Kansas City businessman accused of creating fraudulent payday loan portfolios

Inside Subprime: July 3, 2018

By Lindsay Frankel

Joel Tucker, a Johnson County businessman who sold payday loan information to debt collectors, now faces 15 felony counts in connection with his payday loan activities. The indictment comes after a Kansas City judge awarded the Federal Trade Commission $4 million in a judgment against Tucker.

Tucker’s indictment is the latest in a series of fraudulent schemes surrounding payday loans in Kansas City. His brother, Scott Tucker, was convicted on 14 counts for running an illegal payday loan operation and was sentenced to 16 years in prison. Scott Tucker’s payday lending businesses charged interest rates that were illegal, among other deceptive practices. His lawyer was also convicted and received a seven-year prison sentence.

“For more than 15 years, Scott Tucker and Timothy Muir made billions of dollars exploiting struggling, everyday Americans through payday loans carrying interest rates as high as 1,000 percent,” said U.S. Attorney Joan Loughnane in a written statement.

More recently, Richard Mosely Sr. was sentenced to 10 years in prison for his part in a payday loan scheme that defrauded still mroe Kansas City borrowers, and the city’s sordid history of fraudulent payday lenders continues with Joel Tucker.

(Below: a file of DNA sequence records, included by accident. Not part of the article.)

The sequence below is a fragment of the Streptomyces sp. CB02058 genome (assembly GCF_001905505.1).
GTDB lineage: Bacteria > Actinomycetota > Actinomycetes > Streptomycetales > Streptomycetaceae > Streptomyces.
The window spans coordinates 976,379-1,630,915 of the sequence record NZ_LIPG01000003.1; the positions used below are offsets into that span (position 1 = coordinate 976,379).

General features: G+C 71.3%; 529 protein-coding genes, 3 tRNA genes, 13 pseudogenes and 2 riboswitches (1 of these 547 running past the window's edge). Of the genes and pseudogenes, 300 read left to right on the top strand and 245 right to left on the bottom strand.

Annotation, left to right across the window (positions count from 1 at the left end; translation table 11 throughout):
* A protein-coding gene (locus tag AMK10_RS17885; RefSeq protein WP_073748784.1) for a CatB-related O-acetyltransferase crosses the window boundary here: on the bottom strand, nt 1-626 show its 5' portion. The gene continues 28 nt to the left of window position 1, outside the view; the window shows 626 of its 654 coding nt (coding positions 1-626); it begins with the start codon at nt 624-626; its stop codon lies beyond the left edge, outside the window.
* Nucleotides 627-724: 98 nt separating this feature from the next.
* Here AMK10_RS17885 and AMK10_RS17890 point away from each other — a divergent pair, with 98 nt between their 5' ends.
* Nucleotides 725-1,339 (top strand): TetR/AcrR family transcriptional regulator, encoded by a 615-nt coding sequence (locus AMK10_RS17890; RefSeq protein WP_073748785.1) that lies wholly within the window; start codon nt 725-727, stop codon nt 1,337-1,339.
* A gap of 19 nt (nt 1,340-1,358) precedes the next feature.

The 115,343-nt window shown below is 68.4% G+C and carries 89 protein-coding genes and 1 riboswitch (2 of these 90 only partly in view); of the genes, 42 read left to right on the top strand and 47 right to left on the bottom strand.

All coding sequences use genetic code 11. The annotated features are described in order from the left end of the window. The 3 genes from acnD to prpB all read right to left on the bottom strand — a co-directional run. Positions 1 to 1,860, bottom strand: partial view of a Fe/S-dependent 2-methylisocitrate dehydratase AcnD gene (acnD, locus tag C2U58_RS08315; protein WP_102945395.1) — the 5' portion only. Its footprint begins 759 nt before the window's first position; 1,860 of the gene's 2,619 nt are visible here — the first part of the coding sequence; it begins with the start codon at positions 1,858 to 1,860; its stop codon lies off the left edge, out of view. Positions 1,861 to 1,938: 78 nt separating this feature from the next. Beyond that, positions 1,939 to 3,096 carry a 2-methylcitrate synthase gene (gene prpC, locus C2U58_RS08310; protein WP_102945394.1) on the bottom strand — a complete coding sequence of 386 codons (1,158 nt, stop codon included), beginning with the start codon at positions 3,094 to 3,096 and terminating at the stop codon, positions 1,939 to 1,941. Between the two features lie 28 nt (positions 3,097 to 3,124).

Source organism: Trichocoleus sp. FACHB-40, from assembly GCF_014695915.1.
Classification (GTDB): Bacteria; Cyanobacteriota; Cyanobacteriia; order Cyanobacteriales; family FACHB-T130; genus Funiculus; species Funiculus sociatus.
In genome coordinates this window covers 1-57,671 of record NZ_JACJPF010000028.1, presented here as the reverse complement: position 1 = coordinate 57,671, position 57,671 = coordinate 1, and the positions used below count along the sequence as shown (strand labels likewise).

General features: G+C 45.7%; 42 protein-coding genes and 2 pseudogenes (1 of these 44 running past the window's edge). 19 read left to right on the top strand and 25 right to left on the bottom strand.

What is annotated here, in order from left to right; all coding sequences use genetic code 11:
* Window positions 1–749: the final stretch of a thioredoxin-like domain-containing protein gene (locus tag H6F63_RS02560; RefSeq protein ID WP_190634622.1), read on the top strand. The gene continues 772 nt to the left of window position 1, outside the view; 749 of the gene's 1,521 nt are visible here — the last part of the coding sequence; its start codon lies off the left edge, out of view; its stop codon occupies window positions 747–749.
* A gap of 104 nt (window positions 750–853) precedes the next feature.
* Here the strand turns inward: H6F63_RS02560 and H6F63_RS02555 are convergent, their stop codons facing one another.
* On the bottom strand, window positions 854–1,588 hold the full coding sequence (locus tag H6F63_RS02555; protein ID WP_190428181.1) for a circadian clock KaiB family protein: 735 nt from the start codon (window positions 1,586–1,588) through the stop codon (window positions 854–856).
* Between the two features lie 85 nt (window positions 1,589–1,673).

Unlike his brother, Joel Tucker didn’t issue any loans to borrowers. Instead, he is accused of creating fake portfolios of payday loans to sell off to collectors. Collectors harassed consumers named in Tucker’s fake portfolios until many agreed to pay money they never owed in the first place. Buyers also used information provided by Tucker to file claims in bankruptcy cases.

But after several bankruptcy trustees around the country began to question payday loans from one lender, a judge began to investigate and Tucker’s scheme was revealed. Under the indictment, Tucker is called to give up $7.3 million in fraudulent gains.

Tucker is also accused of destroying information that needed to be preserved for his case and lying repeatedly to cover up his fraudulent activities. When U.S. Bankruptcy Judge Marvin Isgur ordered Tucker to prove the validity of the loans, Tucker lied that the information was stored on a computer in his Kansas City office to negotiate his release. He was videotaped while accessing the files, but Tucker’s dishonesty continued as he neglected to retrieve the information.

Tucker now faces charges of interstate transportation of stolen money, falsification of records, and bankruptcy fraud as a result of his deceptive and illegal business practices.

Even payday lenders in Kansas City that operate within the limits of the law receive criticism from consumer advocates for their exploitative practices. Payday loans in Kansas cost borrowers an average annual interest rate of 391 percent, which can make it difficult for low-income individuals to pay back their loans. This leads to ongoing debt for families who already struggle to make ends meet.

For more information about payday lending in Missouri and Kansas, check out these related pages and articles from OppLoans:

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